Landfills are carefully designed, closely monitored, cost-effective waste solutions built to safely isolate waste from the environment. By utilizing a tried-and-true method of waste disposal, landfills provide the public with a means to dispose of waste away from population centers, and safely in the ground.
In this blog, we will discuss about the types and working of landfills.
How many Types of Landfills?
- Municipal Solid Waste Landfills (MSW) - As the primary dump for the majority of waste, MSWs are highly constructed and must meet federal requirements to ensure environmental safety.
- Construction and Demolition Landfills (C&D) - These landfills handle remodelling and demolition waste.
- Hazardous Waste Landfills - These landfills accept debris such as asbestos, out-dated electronics, paint, wood sealers, and solvents and have special restrictions and procedures, to ensure proper disposal.
- Inert Landfills – Inert Landfills are used to dispose of other waste that does not offer any chemical or biological risks, but is nevertheless very slow to decompose. An Inert landfill will collect unwanted sand, mud, and excavated earth.
How is a landfill operated? How do landfills work?
When waste is disposed of in a landfill, a variety of regulations and measures are put in place, to ensure that the environment is actively protected. Once a place is identified and the conditions are met, waste follows a predetermined path:
Step 1:Waste is taken to the landfill site, sorted, and then transported to an open portion, of the landfill known as a Cell.
Step 2:To prevent anything from escaping below the landfill, the cell has a hard base called a Liner, which can be reinforced plastic, unweathered grey shale, impermeable clay soil, or other materials.
Step 3:After the waste is delivered from the truck to the cell, bulldozers and compaction equipment are used to compress it, minimizing the total amount of air space required for discarded objects. This permits more waste to be disposed of in the cell, without increasing the size of the landfill.
Step 4:When the area is finished receiving waste, a temporary daily cover is placed on top of the exposed waste, which is generally covered in several inches of dirt or other earth products.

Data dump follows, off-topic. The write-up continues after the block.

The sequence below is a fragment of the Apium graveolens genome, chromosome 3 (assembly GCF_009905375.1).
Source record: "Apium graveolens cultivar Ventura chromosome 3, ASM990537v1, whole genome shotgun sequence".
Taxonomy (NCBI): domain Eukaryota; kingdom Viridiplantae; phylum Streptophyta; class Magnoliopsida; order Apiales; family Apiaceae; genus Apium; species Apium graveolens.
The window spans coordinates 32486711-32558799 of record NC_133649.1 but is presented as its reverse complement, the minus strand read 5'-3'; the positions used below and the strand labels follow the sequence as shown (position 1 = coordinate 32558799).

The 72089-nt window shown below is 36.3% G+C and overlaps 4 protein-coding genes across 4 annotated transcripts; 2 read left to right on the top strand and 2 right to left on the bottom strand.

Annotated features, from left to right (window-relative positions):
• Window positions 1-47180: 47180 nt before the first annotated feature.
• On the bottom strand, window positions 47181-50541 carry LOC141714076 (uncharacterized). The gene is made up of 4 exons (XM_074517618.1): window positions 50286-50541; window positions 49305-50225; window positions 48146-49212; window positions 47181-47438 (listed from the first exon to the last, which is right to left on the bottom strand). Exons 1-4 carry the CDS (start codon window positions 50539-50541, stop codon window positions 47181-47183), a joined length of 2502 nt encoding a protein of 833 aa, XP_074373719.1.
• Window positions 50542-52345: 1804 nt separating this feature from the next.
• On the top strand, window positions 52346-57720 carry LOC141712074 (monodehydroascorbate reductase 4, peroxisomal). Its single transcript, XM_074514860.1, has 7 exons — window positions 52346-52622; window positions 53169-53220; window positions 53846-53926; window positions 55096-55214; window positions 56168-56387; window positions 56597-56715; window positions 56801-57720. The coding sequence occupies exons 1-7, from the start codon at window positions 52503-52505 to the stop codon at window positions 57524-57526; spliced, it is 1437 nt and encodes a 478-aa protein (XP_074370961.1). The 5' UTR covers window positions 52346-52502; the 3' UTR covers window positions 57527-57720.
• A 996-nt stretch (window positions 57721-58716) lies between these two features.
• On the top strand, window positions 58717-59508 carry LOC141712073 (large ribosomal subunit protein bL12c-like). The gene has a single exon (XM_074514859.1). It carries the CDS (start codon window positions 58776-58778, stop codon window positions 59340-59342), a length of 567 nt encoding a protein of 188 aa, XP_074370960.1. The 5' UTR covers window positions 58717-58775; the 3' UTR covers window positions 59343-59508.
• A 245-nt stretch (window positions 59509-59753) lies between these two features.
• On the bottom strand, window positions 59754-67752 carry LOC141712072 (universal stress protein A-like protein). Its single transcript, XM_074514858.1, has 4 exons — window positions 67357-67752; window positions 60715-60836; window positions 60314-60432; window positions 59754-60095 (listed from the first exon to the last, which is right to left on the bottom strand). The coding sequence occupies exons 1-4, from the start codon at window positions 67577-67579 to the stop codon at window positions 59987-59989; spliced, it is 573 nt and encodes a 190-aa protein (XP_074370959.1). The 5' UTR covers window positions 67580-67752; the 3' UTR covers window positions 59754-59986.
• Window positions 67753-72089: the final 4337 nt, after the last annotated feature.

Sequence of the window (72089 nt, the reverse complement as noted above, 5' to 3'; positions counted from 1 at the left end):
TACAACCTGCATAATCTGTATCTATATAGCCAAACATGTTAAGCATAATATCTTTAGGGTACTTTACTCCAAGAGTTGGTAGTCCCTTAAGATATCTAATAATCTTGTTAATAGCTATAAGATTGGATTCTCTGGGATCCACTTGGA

Step 5:This shields the waste from the sun and rain, as well as keeps animals and other scavengers at bay. It also prevents loose waste from being washed or blown away.
Step 6:Waste liquid, known as leachate, seeps out of the waste as it is crushed into the cell. This liquid is made up of pulverized organic materials, food waste, and other common household or commercial waste.
Step 7:The leachate drains to the Cell's base, where a sump is positioned at the lowest point.The leachate is evacuated, treated, tested for purity, and reintroduced into the environment, following a stringent clearing procedure using a network of perforated pipes, gravel, and sand, at the bottom of the Cell known as Drainage.
Step 8:Shredded tires are utilized to build a french drain system at the bottom of cells, allowing leachate to flow faster and more effectively out of a landfill, for better environmental stewardship.
Step 9:The operation is repeated until the Cell is full.
Step 10:After the Cell has reached its maximum capacity, either a new Cell will be started on top of the waste, or a final cover will be placed over it. If the Cell is finally covered, it will be capped with many feet of soil and vegetation, to minimize erosion and future waste exposure.
Step 11:As the waste decomposes within the landfill under the final layer, methane, and carbon dioxide gas are produced. While, carbon dioxide spontaneously filters out through the Cell's liquid filtration process, methane must be collected before it can be vented, burned, or transformed into electricity. Most contemporary landfills will feature a harvesting system that allows them to extract gas from old cells, and reuse it for new purposes, such as flaring or electricity.
Step 12:Once the Cell has been closed and covered, the region is monitored and maintained for the next 30 years, to ensure that everything remains environmentally sound.
Landfills, when operated properly, can be a safe, well-engineered way to dispose of waste. When paired with creative distraction programs, it improves resource management and environmental stewardship.
Contact one of our Netsol Water consultants now to learn more about solid waste management methods, and how your firm can go greener. To stay up to date on the newest waste management strategies, call on +91 9650608473 or send an email to firstname.lastname@example.org